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Is there an elegant way to do this:

SELECT Cols from MyTable WHERE 
zip = 90210 OR
zip = 23310 OR
zip = 74245 OR
zip = 77427 OR
zip = 18817 OR
zip = 94566 OR
zip = 34533 OR
zip = 96322 OR
zip = 34566 OR
zip = 52214 OR
zip = 73455 OR
zip = 52675 OR
zip = 54724 OR
zip = 98566 OR
zip = 92344 OR
zip = 90432 OR
zip = 91532 OR

(zip codes in this post are ficticious and bear no resemblance to actual zip codes living or dead)

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5 Answers 5

Yes: Try this sql query.

Select cols from MyTable where zip in (90210, 23310, ... etc.)
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Even better would be to store the ZIPs in a table and embed a select in the IN clause. – Unsliced Dec 18 '08 at 11:13
Even better would be to use a 'where exists' or a join instead of 'in' – annakata Dec 18 '08 at 11:31

Depends on the definition of "elegant" :)

However, with that many ZIP codes, I think you might want to manage them in the DB too.

How do you decide which ZIP codes to match against?

So you could put the ZIP codes in a table of their own and do

SELECT cols FROM MyTable, ZipTable WHERE =
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I agree. This type of query is usually a sign that you are missing a table or a column, or you are trying to do what databases are there for: to join stuff. – WW. Dec 18 '08 at 11:13

Or a combination of both, a nested query:

SELECT cols FROM MyTable WHERE zip IN 
    (SELECT zip FROM ZipTable WHERE condition=true)
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In MySQL IN is less effective than EXISTS, so (if MySQL is used) it would be better to write: SELECT cols FROM MyTable M WHERE exists (SELECT 1 FROM ZipTable Z WHERE M.ZIP=Z.ZIP and condition=true) – Abgan Dec 18 '08 at 12:15

I'd use something like:

  • start transaction;
  • create temporary table if not exists ZIPS(ZIP integer) storage=memory;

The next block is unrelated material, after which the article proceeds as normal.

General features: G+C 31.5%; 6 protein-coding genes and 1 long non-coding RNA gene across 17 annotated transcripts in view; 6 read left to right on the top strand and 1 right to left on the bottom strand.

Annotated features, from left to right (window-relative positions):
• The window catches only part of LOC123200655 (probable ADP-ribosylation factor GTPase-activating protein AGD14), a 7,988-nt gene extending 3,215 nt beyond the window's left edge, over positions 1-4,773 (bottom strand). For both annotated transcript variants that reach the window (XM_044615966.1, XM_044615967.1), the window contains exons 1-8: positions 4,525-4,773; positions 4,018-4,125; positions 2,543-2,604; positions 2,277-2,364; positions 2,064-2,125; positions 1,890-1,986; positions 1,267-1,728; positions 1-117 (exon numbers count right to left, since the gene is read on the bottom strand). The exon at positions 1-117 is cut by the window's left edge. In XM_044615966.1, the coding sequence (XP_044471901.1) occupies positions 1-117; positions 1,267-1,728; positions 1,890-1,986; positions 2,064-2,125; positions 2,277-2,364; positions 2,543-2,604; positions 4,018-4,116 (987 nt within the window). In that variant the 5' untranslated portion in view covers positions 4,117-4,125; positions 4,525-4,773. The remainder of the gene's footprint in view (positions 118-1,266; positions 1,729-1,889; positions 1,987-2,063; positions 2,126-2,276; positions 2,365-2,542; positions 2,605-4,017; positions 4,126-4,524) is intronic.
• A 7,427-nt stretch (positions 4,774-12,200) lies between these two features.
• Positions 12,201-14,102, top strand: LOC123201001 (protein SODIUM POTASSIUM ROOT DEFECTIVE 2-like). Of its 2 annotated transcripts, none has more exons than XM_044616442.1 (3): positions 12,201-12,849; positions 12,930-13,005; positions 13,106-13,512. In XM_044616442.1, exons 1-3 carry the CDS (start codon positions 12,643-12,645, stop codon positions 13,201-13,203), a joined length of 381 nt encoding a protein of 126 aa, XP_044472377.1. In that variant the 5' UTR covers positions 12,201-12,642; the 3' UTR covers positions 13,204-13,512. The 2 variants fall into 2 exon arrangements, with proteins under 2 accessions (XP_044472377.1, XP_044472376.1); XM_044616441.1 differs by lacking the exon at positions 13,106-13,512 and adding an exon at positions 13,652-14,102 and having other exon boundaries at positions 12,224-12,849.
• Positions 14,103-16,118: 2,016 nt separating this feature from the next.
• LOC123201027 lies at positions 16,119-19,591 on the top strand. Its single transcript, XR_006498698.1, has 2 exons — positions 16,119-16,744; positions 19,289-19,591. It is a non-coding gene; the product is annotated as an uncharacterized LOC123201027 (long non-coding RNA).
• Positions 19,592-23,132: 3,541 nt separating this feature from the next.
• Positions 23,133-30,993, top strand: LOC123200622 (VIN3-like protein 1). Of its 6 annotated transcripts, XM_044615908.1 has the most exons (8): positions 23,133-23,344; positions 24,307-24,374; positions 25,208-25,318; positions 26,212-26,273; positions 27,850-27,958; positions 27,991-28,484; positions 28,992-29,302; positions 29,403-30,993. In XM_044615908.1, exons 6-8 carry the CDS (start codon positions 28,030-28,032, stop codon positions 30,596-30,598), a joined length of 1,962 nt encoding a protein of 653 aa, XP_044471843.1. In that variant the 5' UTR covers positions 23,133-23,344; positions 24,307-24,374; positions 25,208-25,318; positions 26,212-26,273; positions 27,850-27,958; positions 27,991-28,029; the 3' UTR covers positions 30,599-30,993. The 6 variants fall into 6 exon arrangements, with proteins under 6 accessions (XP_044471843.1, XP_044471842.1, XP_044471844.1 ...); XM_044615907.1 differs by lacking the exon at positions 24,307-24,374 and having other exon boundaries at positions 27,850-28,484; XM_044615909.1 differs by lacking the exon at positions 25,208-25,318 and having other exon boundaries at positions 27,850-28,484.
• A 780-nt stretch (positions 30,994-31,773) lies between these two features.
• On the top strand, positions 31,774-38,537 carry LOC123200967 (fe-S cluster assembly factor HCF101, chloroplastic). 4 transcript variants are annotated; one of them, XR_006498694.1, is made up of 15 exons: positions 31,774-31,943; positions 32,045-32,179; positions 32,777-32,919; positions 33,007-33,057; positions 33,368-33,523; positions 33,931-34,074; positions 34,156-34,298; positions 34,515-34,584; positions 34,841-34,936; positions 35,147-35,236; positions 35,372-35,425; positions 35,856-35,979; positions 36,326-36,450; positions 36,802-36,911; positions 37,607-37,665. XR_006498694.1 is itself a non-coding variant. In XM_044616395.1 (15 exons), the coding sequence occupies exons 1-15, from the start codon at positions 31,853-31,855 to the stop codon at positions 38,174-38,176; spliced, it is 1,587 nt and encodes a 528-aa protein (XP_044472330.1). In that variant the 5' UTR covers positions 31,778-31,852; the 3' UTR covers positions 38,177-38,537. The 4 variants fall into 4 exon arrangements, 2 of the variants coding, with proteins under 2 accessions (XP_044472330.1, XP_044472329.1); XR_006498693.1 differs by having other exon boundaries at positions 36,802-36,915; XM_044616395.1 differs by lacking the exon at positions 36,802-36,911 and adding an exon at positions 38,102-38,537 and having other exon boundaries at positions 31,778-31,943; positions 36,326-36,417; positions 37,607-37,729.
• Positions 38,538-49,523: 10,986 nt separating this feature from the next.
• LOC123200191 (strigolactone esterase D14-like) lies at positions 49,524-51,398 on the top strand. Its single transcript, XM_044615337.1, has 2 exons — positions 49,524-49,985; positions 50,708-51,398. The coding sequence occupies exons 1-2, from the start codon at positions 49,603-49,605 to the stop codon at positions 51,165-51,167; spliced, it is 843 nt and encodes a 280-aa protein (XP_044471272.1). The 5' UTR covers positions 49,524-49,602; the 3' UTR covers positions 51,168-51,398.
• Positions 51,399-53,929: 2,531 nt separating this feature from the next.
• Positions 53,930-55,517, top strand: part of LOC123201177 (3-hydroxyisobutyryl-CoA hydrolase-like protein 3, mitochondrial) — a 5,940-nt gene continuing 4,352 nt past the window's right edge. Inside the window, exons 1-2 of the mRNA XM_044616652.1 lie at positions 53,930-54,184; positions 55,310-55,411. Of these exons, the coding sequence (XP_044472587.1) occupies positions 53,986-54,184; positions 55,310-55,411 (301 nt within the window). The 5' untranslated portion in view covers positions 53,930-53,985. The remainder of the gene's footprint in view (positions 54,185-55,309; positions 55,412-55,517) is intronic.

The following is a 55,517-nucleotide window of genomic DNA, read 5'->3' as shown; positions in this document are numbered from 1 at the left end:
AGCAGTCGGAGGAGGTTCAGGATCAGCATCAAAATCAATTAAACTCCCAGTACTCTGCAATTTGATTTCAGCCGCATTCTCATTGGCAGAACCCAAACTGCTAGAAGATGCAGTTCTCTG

• insert into ZIPS (ZIP) VALUES(...)
  • select COLS from MYTABLE M, ZIPS Z where Z.ZIP = M.ZIP
  • drop table ZIPS (or truncate it or do whatever you wish)
  • either commit or rollback

In every db API you should have some variation of executemany function, which can call insert into TABLE(COLUMNS) VALUES with multiple value rows and be faster than repeating single insert. And you can wrap such call sequence in some function, for easy reuse, as a temporary table with one INT column is often handy :-)

This way you can avoid problem with maximum SQL query length problem ( g. MySQL) and your query is effective, clean and easy to maintain or extend further.

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With that many items you really should create a look-up table, especially if you need to search through them on a regular basis in other sections of code. This will encapsulate your code which leads to easier edits if it is used in multiple functions and better reading aesthetics.

Example: --create table Lookups and fill column Values with your set of zip codes in this case

FROM MyTable  
WHERE EXISTS (Select * FROM Lookups WHERE = Lookups.values)

using JOIN

     Lookups ON = Lookups.values
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A simple join on the 2 tables will be easier to read, and it will give better performance in most cases. (Yes, the lookup table is a good idea!) – mdahlman Jan 24 '12 at 4:22

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